April 19, 2015
Strawberries are large, juicy, red berries that are very sweet when ripe and grow on a low-growing perennial plant. The berries that we eat are not actually the fruit. They are the swelling of the plant’s stalk that happens after the flowers have been pollinated. The tiny seeds that cover the berries are actually the real fruit. [so not a botanical berry, but an aggregate accessory fruit]
There are hundreds of different varieties of cultivated strawberries, which vary in size, shape, juiciness, texture, and sweetness. The first garden strawberry was grown in France [Britagne] during the late 18th century. Prior to this, wild strawberries and cultivated selections from wild strawberry species were the common source of the fruit.
Strawberries are available year-round but they will be at their best and most plentiful during the peak season, which is April through July.
SHOPPING + STORAGE
A good strawberry should be bright looking and shiny. Avoid shriveled, dried up or moldy berries as well as soggy strawberries. Dull red berries are an indication that they are overripe. The strawberries should smell sweet, fruity, which is an indication that they will have a sweet flavor. They should be firm without bruises or soft spots, which cause the berries to deteriorate quickly.
Generally the size of the strawberries is not an indication of how sweet and flavorful they are, although very large strawberries tend to be less flavorful.
Strawberries are best eaten the day they are purchased. If stored, first sort through them and discard any soft, bruised, damaged, or overripe berries. Place the remaining strawberries in the refrigerator [covered with foil]. Do not wash, prepare or remove the hulls until berries are going to be used. Best case they will keep for up to 7 days after purchase. Strawberries are highly perishable so they should not be exposed to the sun or warm temperatures for any extended period of time.
If the strawberries are not going to be used within 2 or 3 days, they can be frozen to prevent them from spoiling. Freeze strawberries whole, sliced, or crushed and sweetened or unsweetened. Freezing strawberries will affect their texture but they will still be great for many uses [making jams, in pies, desserts, as a sauce to top ice cream, cakes, waffles and pancakes].
Strawberries, a versatile fruit, can be used raw or cooked, frozen or fresh. Known for being a way to satisfy a sweet tooth without consuming too many calories,
Rinse strawberries under running water. Gently rub them to make sure each berry is clean and free of soil. After washing, immediately pat the strawberries dry with a paper towel. Do not wash the strawberries if it is not necessary because they are porous and will soak up water quickly. Never soak them in water!
Remove the strawberries from the refrigerator at least an hour before they are going to be consumed. They are most flavorful at room temperature.
Raw – Ripe strawberries are most often eaten raw as a whole, sliced or crushed. When sugar is added to strawberries their natural juices are drawn out. Crushed berries will produce a sauce that can be eaten as is or poured over shortcake and ice cream.
Strawberries are used as an ingredient in many salads, pies, cakes, sorbets, and other desserts. They are used as appetizers or a garnish on appetizer and cheese platters. Strawberries mixed in a blender with ice cream, yogurt, milk or other fruits make delicious and healthy shakes.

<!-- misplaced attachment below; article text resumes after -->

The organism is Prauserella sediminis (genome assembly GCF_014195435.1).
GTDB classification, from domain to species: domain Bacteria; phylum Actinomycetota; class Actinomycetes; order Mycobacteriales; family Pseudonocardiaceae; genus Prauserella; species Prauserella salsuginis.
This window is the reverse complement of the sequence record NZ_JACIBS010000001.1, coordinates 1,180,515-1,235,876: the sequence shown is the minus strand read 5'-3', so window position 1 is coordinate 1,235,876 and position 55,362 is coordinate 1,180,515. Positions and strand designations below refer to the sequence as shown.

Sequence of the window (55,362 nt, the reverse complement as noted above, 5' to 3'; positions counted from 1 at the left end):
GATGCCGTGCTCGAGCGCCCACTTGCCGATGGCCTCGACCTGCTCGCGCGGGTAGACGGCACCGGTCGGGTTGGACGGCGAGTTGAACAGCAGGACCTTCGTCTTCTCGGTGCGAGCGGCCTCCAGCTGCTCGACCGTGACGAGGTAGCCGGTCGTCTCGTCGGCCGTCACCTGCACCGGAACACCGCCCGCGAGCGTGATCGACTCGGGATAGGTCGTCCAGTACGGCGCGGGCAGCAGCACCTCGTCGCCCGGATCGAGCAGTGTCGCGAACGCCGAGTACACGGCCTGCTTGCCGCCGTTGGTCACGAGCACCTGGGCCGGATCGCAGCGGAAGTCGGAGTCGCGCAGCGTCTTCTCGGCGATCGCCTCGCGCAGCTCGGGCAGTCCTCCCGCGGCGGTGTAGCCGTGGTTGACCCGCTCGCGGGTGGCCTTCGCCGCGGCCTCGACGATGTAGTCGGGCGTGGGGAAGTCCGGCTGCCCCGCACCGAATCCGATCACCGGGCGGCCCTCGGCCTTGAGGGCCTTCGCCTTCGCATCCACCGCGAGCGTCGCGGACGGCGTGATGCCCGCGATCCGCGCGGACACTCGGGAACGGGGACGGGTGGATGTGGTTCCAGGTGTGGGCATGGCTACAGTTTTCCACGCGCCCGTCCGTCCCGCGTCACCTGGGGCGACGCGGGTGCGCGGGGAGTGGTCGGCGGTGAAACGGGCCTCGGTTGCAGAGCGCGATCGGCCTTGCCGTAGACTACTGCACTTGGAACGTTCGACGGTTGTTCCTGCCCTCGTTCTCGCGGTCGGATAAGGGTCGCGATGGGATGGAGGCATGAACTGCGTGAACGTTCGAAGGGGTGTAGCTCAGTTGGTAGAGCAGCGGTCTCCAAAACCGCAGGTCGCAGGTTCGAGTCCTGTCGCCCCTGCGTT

Combine cream cheese, nuts and other fruit with strawberries to create dessert-like fruit dips.
You can mix strawberries with herbs and spices to create salsas and dips. Strawberry salsa is made by combining the berry with such ingredients as onions and cilantro. The salsa can be served with chips as an alternative to traditional salsa dip or used as a salad topping.
In Greece, strawberries are usually sprinkled with sugar and then dipped in Metaxa and served as a dessert. In Italy, strawberries have been used for various desserts, especially for making strawberry tiramisu, a special form of the original tiramisu and as a popular flavoring for gelato [gelato alla fragola].
Baked – Raw strawberries can be sliced to fill pies and cobblers. The fruit can also be added to cake and muffin recipes, along with strawberry extract, to flavor baked goods.
Cooked – The berries can be cooked and made into jellies and jams [you will have to add lemon juice and pectin]. It is also one of the most popular flavorings in candies and other sweet products.
Dried – Dried strawberries are often added to snack mixes or cereal.
Juiced – strawberry juice or concentrates often get added to cocktails, such as Minute Maid Strawberry Passion and CoolBest Strawberry Hill.
Tip – adding sugar, lemon juice or orange juice to strawberries will help preserve their bright color.
– one pint of fresh strawberries is equal to 2 1/2 cups whole, 1 3/4 cups sliced, 1 1/4 cups puréed, 24 medium, 36 small.
The strawberry fruit was mentioned in ancient Roman literature in reference to its medicinal use. The entire strawberry plant was used to treat depressive illnesses.
Strawberries are high in vitamin C, manganese and dietary fiber. There also have a high rate of antioxidant power.
Few studies have directly examined the effects of eating strawberries on human health. However, limited research indicates that strawberry consumption may be associated with a decreased cardiovascular disease risk and that phytochemicals present in strawberries have anti-inflammatory or anticancer properties in laboratory studies.
Nutritional value per 100g [% of Daily Value]